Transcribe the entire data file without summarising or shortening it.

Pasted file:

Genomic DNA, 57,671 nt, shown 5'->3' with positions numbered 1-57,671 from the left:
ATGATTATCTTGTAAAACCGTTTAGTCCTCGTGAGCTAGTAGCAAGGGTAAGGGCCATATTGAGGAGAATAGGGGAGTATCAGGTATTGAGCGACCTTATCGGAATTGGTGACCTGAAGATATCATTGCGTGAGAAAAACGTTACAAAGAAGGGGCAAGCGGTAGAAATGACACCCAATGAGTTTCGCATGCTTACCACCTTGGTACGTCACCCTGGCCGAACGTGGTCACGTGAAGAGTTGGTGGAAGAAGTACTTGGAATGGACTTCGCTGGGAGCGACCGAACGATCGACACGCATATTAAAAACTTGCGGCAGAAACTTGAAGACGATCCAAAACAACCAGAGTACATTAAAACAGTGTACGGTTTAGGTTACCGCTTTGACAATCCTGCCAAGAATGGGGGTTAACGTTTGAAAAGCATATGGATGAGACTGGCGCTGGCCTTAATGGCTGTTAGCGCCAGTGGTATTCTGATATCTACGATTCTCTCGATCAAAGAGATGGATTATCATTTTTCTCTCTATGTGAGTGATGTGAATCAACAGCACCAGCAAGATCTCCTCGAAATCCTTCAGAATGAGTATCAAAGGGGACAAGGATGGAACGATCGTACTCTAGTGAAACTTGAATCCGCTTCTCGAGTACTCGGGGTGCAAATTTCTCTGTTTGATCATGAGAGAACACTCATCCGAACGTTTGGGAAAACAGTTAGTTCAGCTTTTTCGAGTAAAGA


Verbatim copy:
Genomic DNA, 57,671 nt, shown 5'->3' with positions numbered 1-57,671 from the left:
ATGATTATCTTGTAAAACCGTTTAGTCCTCGTGAGCTAGTAGCAAGGGTAAGGGCCATATTGAGGAGAATAGGGGAGTATCAGGTATTGAGCGACCTTATCGGAATTGGTGACCTGAAGATATCATTGCGTGAGAAAAACGTTACAAAGAAGGGGCAAGCGGTAGAAATGACACCCAATGAGTTTCGCATGCTTACCACCTTGGTACGTCACCCTGGCCGAACGTGGTCACGTGAAGAGTTGGTGGAAGAAGTACTTGGAATGGACTTCGCTGGGAGCGACCGAACGATCGACACGCATATTAAAAACTTGCGGCAGAAACTTGAAGACGATCCAAAACAACCAGAGTACATTAAAACAGTGTACGGTTTAGGTTACCGCTTTGACAATCCTGCCAAGAATGGGGGTTAACGTTTGAAAAGCATATGGATGAGACTGGCGCTGGCCTTAATGGCTGTTAGCGCCAGTGGTATTCTGATATCTACGATTCTCTCGATCAAAGAGATGGATTATCATTTTTCTCTCTATGTGAGTGATGTGAATCAACAGCACCAGCAAGATCTCCTCGAAATCCTTCAGAATGAGTATCAAAGGGGACAAGGATGGAACGATCGTACTCTAGTGAAACTTGAATCCGCTTCTCGAGTACTCGGGGTGCAAATTTCTCTGTTTGATCATGAGAGAACACTCATCCGAACGTTTGGGAAAACAGTTAGTTCAGCTTTTTCGAGTAAAGA